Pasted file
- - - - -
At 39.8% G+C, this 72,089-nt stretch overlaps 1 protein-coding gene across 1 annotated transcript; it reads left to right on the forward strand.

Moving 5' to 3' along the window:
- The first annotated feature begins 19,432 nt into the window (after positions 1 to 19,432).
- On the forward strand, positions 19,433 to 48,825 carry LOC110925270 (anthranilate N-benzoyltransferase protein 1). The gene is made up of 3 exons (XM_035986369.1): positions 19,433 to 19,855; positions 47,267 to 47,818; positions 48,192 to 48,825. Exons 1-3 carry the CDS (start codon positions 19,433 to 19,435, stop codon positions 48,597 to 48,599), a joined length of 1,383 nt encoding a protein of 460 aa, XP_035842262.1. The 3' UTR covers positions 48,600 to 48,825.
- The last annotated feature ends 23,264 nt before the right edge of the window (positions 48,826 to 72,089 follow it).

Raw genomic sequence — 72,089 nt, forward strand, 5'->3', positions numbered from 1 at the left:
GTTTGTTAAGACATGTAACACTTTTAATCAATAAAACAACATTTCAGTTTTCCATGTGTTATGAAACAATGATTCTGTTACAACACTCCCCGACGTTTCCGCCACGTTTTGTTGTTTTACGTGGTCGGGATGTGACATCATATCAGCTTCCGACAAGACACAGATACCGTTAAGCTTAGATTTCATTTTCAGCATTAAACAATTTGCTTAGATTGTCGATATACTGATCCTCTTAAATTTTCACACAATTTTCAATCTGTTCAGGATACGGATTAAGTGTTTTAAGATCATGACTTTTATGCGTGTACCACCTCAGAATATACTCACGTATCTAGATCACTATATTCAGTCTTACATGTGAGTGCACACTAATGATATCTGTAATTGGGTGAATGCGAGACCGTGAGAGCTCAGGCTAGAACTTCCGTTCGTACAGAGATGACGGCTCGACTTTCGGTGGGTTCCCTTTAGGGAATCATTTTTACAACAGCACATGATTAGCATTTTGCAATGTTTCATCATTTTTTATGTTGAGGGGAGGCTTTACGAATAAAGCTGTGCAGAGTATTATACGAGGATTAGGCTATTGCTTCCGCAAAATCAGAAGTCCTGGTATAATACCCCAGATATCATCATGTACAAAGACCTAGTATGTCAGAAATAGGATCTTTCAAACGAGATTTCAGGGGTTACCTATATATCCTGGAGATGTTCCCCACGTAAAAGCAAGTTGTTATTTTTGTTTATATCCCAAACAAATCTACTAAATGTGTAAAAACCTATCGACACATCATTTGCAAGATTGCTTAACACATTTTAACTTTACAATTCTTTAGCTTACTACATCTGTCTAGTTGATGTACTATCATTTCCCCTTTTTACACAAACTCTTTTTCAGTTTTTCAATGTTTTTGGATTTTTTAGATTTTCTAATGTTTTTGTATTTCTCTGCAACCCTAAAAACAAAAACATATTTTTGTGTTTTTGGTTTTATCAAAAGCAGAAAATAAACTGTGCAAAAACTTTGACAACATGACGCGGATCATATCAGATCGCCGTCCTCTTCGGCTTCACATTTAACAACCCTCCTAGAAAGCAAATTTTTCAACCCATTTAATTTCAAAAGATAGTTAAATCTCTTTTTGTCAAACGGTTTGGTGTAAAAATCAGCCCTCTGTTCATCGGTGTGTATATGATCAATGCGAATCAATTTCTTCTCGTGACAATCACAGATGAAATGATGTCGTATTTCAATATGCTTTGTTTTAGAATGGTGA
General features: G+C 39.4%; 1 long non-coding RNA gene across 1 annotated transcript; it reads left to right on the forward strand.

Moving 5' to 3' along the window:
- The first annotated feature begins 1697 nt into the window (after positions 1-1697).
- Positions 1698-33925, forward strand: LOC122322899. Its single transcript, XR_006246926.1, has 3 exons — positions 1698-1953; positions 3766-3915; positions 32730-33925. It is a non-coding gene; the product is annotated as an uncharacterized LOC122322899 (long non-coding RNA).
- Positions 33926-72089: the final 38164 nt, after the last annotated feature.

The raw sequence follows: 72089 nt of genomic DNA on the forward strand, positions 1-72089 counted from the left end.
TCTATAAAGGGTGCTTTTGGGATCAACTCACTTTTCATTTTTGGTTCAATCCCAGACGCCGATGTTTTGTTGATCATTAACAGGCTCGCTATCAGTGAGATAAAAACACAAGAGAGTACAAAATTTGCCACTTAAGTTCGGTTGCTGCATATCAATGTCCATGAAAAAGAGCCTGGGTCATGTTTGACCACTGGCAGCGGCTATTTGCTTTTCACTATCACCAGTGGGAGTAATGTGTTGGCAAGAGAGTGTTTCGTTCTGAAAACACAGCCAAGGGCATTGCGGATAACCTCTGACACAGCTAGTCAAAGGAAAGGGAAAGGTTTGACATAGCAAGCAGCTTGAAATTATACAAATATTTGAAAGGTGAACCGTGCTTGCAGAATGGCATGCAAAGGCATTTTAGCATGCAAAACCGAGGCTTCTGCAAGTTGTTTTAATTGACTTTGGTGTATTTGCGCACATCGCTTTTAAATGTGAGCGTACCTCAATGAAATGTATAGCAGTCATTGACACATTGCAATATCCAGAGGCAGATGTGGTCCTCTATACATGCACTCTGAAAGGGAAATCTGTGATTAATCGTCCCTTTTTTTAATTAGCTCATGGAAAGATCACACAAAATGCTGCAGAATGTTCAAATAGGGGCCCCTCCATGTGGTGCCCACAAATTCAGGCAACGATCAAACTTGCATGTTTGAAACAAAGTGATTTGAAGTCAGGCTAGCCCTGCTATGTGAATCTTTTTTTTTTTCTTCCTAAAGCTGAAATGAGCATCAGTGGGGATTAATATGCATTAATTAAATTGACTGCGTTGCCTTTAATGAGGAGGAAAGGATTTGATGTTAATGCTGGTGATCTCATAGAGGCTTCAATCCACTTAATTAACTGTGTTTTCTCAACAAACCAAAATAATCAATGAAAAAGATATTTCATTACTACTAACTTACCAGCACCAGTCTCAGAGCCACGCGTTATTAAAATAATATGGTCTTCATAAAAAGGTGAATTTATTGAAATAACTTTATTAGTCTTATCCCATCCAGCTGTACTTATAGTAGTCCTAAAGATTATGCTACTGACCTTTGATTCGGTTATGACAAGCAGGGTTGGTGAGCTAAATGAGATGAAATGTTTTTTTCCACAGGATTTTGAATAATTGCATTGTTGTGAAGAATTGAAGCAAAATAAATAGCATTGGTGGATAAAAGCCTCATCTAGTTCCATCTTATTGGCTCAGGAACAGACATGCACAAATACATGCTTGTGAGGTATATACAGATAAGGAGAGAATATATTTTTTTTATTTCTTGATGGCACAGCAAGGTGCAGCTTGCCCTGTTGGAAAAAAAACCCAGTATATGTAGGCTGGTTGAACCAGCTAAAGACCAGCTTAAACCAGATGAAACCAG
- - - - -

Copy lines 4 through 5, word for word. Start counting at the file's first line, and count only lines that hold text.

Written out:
- On the forward strand, positions 19,433 to 48,825 carry LOC110925270 (anthranilate N-benzoyltransferase protein 1). The gene is made up of 3 exons (XM_035986369.1): positions 19,433 to 19,855; positions 47,267 to 47,818; positions 48,192 to 48,825. Exons 1-3 carry the CDS (start codon positions 19,433 to 19,435, stop codon positions 48,597 to 48,599), a joined length of 1,383 nt encoding a protein of 460 aa, XP_035842262.1. The 3' UTR covers positions 48,600 to 48,825.
- The last annotated feature ends 23,264 nt before the right edge of the window (positions 48,826 to 72,089 follow it).